This is a guest post from Matt Kepnes, who writes about travel and more at Nomadic Matt. His advice has been featured in The New York Times, CNN, The Guardian UK, Lifehacker, Budget Travel, BBC, and Yahoo! Finance among others. Kepnes is the author of the just-published How to Travel the World on $50 a Day.
When I first stumbled across Get Rich Slowly, I figured J.D. didn’t travel much. Or if he did, he didn’t mention it often on the site.
But as we’ve gotten to know each other, I’ve been excited to discover that he travels frequently. He’s hiked the Inca Trail, spent time in Turkey, and I hear he’s making big plans for a European trip with his girlfriend at the end of March.
As a travel writer and someone whose personal mission is to get others to travel more, I’m excited. Seeing people travel makes me smile.
Blinded by Marketing
Since I write about travel, I field a lot of questions about the practicality of seeing the world. People always tell me, “I want to travel more, but I can’t afford it. It’s too expensive.” But you know what? It’s not.
Forget what you’ve read in magazines and seen on TV. Travel can be very inexpensive. The reason you believe it’s unaffordable is because of marketing. Giant resorts have advertising budgets to match; small hotels do not. If all you’ve ever heard of is posh resorts, that’s what you’re going to believe travel is about. It’s hard to unlearn a lifetime of mass marketing.
Discouraged by the perceived cost, many people don’t travel. But if you really stop to think about your destinations, you can see they don’t have to be expensive. After all, locals don’t hundreds each day to live at your desired destination. (Just as you don’t spent tons of money to live your everyday life.)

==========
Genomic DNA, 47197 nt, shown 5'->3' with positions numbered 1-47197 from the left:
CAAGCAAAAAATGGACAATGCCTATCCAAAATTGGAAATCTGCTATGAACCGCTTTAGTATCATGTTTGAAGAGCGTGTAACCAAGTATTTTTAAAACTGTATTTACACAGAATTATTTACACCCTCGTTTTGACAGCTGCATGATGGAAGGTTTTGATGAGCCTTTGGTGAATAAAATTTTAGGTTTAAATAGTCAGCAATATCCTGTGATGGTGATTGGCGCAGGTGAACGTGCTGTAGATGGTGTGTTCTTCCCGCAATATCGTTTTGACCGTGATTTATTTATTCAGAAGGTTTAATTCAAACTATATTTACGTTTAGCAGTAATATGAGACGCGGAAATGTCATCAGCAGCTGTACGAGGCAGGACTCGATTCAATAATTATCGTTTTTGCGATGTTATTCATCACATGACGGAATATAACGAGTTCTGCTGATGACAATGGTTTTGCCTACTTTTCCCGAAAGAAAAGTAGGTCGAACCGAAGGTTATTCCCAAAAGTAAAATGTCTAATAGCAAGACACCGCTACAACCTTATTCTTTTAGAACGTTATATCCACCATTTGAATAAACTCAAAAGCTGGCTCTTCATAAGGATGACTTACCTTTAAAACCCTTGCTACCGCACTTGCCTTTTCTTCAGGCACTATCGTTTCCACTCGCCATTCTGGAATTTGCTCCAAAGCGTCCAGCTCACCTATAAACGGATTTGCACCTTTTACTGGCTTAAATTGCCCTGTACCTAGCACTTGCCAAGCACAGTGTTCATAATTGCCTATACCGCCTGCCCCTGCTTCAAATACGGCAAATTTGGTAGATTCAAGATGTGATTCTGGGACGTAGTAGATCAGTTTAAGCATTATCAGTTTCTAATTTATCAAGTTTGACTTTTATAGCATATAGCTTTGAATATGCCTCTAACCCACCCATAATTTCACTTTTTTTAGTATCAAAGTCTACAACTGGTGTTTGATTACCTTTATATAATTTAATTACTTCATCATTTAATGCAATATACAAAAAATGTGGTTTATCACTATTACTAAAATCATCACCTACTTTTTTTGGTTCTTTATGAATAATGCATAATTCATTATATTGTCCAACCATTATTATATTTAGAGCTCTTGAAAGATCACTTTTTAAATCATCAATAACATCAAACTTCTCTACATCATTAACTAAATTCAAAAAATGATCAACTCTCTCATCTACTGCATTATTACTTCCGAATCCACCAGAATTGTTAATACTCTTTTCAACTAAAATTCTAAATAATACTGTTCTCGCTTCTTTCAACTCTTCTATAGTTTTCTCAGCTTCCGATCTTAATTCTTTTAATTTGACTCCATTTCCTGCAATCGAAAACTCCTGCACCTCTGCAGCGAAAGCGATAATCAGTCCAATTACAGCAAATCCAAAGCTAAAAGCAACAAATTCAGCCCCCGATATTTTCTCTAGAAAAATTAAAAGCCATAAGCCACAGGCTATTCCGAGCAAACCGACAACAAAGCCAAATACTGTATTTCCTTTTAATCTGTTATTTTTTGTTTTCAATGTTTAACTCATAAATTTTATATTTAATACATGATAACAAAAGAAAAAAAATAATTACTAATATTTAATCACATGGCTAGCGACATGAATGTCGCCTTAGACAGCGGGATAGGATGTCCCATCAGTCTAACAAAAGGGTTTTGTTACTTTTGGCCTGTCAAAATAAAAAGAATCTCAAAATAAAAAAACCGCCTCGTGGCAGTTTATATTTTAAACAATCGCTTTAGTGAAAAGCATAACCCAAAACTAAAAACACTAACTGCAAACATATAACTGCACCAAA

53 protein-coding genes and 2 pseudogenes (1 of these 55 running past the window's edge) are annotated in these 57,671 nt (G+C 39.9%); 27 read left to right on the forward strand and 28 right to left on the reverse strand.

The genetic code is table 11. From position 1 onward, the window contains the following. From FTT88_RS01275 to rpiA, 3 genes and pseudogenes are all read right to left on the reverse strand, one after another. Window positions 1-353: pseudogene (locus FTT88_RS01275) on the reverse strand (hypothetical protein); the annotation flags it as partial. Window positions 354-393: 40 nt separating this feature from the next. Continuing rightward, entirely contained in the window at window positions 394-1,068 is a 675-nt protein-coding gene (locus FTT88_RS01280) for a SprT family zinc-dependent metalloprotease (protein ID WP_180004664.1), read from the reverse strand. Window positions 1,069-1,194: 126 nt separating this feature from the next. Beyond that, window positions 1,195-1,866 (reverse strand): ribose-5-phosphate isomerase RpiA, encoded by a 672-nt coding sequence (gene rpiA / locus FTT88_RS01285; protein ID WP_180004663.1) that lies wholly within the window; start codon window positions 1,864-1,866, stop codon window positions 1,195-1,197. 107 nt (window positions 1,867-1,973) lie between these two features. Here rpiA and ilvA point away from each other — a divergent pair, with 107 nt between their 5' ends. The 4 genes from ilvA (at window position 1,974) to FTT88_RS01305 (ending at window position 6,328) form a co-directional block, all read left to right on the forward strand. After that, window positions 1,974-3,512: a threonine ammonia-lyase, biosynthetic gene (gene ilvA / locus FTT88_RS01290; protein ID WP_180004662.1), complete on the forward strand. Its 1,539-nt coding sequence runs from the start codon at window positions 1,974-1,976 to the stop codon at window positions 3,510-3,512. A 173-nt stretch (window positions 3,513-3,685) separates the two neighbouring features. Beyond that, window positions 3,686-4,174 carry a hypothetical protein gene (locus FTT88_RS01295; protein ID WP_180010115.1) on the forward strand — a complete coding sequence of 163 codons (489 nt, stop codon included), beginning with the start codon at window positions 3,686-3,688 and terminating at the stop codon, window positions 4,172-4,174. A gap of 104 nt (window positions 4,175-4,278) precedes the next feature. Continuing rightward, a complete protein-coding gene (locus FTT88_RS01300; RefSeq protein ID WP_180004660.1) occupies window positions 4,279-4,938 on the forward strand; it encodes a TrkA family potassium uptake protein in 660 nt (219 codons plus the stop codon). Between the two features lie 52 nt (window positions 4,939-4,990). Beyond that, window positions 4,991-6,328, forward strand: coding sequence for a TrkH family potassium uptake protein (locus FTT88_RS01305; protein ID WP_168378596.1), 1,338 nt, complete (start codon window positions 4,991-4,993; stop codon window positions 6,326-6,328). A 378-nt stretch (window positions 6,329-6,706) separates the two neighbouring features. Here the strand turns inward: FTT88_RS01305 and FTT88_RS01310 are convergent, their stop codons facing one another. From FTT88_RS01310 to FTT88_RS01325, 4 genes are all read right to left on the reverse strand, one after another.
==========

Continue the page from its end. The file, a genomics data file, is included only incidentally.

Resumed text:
Just like me, J.D. and thousands of others have found that when you make traveling a priority, instead of being discouraged by prices, you can work around them. In doing so, you get to see behind the curtain and discover travel isn’t expensive.
How to Make Travel Affordable
What are your priorities in life? Maybe it’s travel, maybe it’s gardening. Whatever your priorities, don’t you do everything in your power to fulfill those desires? You cut out expenses in other areas of your life, rearrange your schedule, research the hell out of it, and do whatever it takes to make your dreams happen. You make your dreams happen.
That kind of prioritizing is what happens when people want to travel more. (J.D. would call this conscious spending.)
“Well,” you might say. “That’s easier said than done, Matt. Flights and everything still cost money.”
You’re right. Even if travel is your highest priority, without money and a plan, it’ll never happen. To make that dream come true more quickly, here are five financial tips to make your next trip happen sooner.
Separate needs from wants
Before you travel, you’re going to need to save. Nothing in life is free. There are many ways to cut expenses, but one thing that really helped me was separating my wants from my needs. A need is my electric bill; a want is Starbucks. By categorizing my expenses, I could cut out the unnecessary expenditures and really watch my travel fund grow. If I didn’t need it, I didn’t spend money on it. Before I knew it, I’d saved enough money to travel.